In early 2020, Butterworth Laboratories Ltd (Butterworth) were eagerly anticipating a letter from the MHRA...
Butterworth Laboratories Ltd (BLL) has operated in a UK that has been a member of the EEA / EU ever since its establishment in 1974.
BLL has evolved from its beginnings as an elemental microanalysis laboratory to QC testing in support of the pharmaceutical industry.
Although finished product testing accounts for around 10% of its business, and BLL also performs GLP studies and testing in support of clinical trials, by far the majority of its business is the GMP testing of raw materials and APIs for clients based in the UK, EU and the rest of the world.
As the testing of raw materials often involves tests that may be difficult to perform and / or require expensive equipment which may not be fully utilised, this testing may not be cost effective for clients to perform in-house; this is especially true for those who may only have to test three or four batches a year. This type of testing relies on the expert knowledge of chemistry and the various pharmacopoeia gained from the experience of performing a variety of tests over many years that often only a contract laboratory can offer.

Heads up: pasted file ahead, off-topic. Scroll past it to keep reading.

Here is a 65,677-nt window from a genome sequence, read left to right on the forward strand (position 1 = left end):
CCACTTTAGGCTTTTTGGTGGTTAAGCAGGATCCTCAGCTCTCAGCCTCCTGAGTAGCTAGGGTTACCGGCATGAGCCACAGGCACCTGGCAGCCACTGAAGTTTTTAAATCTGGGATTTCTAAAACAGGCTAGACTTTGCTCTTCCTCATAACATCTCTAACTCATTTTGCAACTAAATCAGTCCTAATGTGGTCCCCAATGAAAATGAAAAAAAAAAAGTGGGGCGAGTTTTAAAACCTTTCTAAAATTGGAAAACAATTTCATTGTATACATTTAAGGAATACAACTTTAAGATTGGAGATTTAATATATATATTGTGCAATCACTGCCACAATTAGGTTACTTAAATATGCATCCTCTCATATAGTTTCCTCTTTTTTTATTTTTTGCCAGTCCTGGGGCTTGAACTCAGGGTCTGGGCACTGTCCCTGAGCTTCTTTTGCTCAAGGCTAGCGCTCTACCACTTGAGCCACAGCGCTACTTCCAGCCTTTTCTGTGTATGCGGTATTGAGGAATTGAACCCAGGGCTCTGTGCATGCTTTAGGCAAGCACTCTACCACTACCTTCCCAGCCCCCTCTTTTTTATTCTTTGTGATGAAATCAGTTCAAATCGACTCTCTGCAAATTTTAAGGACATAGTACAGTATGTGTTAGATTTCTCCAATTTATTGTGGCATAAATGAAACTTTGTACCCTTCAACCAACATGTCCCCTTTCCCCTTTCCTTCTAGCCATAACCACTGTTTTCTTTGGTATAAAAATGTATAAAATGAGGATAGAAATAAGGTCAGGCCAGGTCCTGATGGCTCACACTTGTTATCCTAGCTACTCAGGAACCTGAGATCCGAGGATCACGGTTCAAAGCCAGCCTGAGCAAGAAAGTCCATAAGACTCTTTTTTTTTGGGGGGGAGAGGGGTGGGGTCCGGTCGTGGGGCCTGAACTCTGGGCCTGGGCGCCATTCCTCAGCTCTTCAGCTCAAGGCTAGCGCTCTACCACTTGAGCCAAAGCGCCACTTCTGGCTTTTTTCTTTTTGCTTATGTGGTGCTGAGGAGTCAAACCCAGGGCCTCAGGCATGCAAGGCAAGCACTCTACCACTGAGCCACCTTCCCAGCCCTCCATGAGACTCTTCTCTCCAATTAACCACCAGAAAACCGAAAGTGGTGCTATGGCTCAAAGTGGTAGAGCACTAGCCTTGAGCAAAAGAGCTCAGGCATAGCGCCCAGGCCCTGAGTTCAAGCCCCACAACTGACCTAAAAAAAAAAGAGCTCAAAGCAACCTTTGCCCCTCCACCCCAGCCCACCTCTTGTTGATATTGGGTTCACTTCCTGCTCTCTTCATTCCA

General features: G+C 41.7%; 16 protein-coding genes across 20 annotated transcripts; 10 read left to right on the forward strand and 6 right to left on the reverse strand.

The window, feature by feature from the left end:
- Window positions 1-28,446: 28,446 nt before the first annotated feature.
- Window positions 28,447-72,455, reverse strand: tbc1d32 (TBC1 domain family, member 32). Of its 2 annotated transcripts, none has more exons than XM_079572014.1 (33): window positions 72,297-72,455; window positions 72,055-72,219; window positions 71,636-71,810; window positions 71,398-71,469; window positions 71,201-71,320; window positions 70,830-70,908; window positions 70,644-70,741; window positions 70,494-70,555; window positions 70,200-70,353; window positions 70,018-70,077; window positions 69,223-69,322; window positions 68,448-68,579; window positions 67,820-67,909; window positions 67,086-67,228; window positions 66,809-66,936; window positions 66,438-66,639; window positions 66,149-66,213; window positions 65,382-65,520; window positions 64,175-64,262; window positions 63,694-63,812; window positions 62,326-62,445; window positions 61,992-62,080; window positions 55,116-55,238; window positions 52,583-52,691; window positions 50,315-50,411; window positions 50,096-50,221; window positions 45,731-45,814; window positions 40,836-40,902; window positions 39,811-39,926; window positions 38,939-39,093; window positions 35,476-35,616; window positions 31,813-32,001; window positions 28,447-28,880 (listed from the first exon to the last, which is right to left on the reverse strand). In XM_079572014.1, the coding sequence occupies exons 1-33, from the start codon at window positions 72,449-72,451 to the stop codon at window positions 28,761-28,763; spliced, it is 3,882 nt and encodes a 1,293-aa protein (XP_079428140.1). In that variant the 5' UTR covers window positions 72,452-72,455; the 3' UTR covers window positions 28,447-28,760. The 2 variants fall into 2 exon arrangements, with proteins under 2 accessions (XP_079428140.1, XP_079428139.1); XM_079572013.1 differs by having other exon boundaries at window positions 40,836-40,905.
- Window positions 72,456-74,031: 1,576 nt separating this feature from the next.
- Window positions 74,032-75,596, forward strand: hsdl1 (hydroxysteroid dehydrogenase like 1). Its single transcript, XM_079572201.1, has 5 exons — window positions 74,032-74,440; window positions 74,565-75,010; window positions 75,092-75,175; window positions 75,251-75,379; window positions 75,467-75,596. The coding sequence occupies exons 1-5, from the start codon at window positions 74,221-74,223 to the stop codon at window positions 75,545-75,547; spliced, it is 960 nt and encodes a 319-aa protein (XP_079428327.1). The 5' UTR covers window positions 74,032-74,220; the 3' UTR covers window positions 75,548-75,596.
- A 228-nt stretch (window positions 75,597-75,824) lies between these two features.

The recent developments over the Brexit situation, and the uncertainty and lack of clarity resulting from this, has caused an unsettlement amongst many business sectors throughout the UK and EU alike. Many organisations now have serious concerns over what the regulatory impact of a no-deal Brexit will have on their businesses
However, one certainty is that the QC testing of raw material will not be impacted by the same regulatory restrictions that may be placed on final drug products, post-Brexit, even in the event of a no-deal.
To quote the MHRA: “You only need to name contract laboratories on a manufacturing authorisation if they are performing an inspectable activity.
“Contract laboratories only need to be named if they are undertaking the following testing of medicinal products or an investigational medicinal product for human use:
- Microbiological, biological and chemical/physical testing of finished medicinal products
- Stability testing of finished marketed medicinal products
- Environmental monitoring and or process simulation work for sterile product manufacture; or
- Biological testing if it is required to be conducted in accordance with the GMP Guide as described in Annex 2 of EU GMP
“Contract laboratories that conduct all other testing (raw material and API testing) or produce data for research where the products are not intended to be released onto the market or used in clinical trial do not need to be named on a manufacturing authorisation.”
This means that even in the event of a no-deal Brexit, the world of raw material testing will continue as it does today. Clients who currently send raw materials manufactured in the UK, EU or the rest of the world for testing may continue to do so without the need to change anything. This provides obvious comfort for contract laboratories such as BLL, but should also provide equal levels of security for clients that have established long term partnerships based on honesty, trust and reliability in the services provided by Butterworth Laboratories and its competitors in the analytical chemistry industry.